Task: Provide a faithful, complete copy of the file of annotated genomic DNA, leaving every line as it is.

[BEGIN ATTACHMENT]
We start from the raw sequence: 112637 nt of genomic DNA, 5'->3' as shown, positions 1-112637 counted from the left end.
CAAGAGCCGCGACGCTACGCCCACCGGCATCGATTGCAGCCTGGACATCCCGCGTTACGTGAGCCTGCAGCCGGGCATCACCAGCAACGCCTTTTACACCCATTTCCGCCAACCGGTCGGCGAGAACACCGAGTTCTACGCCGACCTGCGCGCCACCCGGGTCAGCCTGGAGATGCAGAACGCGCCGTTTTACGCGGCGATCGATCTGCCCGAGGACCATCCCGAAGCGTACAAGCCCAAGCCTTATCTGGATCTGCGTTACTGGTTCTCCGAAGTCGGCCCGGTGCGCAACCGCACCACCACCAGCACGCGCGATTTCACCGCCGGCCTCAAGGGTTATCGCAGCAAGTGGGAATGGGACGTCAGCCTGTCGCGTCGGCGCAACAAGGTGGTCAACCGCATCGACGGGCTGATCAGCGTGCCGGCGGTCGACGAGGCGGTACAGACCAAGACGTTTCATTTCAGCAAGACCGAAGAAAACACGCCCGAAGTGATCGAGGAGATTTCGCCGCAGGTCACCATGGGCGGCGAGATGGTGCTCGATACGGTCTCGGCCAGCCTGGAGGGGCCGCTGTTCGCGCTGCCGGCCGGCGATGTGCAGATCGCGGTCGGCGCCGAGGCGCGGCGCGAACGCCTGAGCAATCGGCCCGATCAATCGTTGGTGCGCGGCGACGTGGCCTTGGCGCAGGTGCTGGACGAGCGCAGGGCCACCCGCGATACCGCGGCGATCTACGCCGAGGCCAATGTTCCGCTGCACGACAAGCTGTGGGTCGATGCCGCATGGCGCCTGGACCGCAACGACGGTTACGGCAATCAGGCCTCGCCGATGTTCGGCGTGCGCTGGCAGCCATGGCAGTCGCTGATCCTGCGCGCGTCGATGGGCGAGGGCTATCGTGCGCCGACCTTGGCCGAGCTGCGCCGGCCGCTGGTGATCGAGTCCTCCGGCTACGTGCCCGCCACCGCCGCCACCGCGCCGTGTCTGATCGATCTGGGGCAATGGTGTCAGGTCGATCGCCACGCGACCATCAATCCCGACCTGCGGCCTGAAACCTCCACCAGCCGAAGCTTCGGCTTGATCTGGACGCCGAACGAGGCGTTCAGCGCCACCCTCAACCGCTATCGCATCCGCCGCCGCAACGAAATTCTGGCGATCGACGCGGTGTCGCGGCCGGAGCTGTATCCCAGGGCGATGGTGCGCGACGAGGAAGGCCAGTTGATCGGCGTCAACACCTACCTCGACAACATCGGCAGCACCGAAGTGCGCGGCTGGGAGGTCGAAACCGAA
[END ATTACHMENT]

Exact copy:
We start from the raw sequence: 112637 nt of genomic DNA, 5'->3' as shown, positions 1-112637 counted from the left end.
CAAGAGCCGCGACGCTACGCCCACCGGCATCGATTGCAGCCTGGACATCCCGCGTTACGTGAGCCTGCAGCCGGGCATCACCAGCAACGCCTTTTACACCCATTTCCGCCAACCGGTCGGCGAGAACACCGAGTTCTACGCCGACCTGCGCGCCACCCGGGTCAGCCTGGAGATGCAGAACGCGCCGTTTTACGCGGCGATCGATCTGCCCGAGGACCATCCCGAAGCGTACAAGCCCAAGCCTTATCTGGATCTGCGTTACTGGTTCTCCGAAGTCGGCCCGGTGCGCAACCGCACCACCACCAGCACGCGCGATTTCACCGCCGGCCTCAAGGGTTATCGCAGCAAGTGGGAATGGGACGTCAGCCTGTCGCGTCGGCGCAACAAGGTGGTCAACCGCATCGACGGGCTGATCAGCGTGCCGGCGGTCGACGAGGCGGTACAGACCAAGACGTTTCATTTCAGCAAGACCGAAGAAAACACGCCCGAAGTGATCGAGGAGATTTCGCCGCAGGTCACCATGGGCGGCGAGATGGTGCTCGATACGGTCTCGGCCAGCCTGGAGGGGCCGCTGTTCGCGCTGCCGGCCGGCGATGTGCAGATCGCGGTCGGCGCCGAGGCGCGGCGCGAACGCCTGAGCAATCGGCCCGATCAATCGTTGGTGCGCGGCGACGTGGCCTTGGCGCAGGTGCTGGACGAGCGCAGGGCCACCCGCGATACCGCGGCGATCTACGCCGAGGCCAATGTTCCGCTGCACGACAAGCTGTGGGTCGATGCCGCATGGCGCCTGGACCGCAACGACGGTTACGGCAATCAGGCCTCGCCGATGTTCGGCGTGCGCTGGCAGCCATGGCAGTCGCTGATCCTGCGCGCGTCGATGGGCGAGGGCTATCGTGCGCCGACCTTGGCCGAGCTGCGCCGGCCGCTGGTGATCGAGTCCTCCGGCTACGTGCCCGCCACCGCCGCCACCGCGCCGTGTCTGATCGATCTGGGGCAATGGTGTCAGGTCGATCGCCACGCGACCATCAATCCCGACCTGCGGCCTGAAACCTCCACCAGCCGAAGCTTCGGCTTGATCTGGACGCCGAACGAGGCGTTCAGCGCCACCCTCAACCGCTATCGCATCCGCCGCCGCAACGAAATTCTGGCGATCGACGCGGTGTCGCGGCCGGAGCTGTATCCCAGGGCGATGGTGCGCGACGAGGAAGGCCAGTTGATCGGCGTCAACACCTACCTCGACAACATCGGCAGCACCGAAGTGCGCGGCTGGGAGGTCGAAACCGAA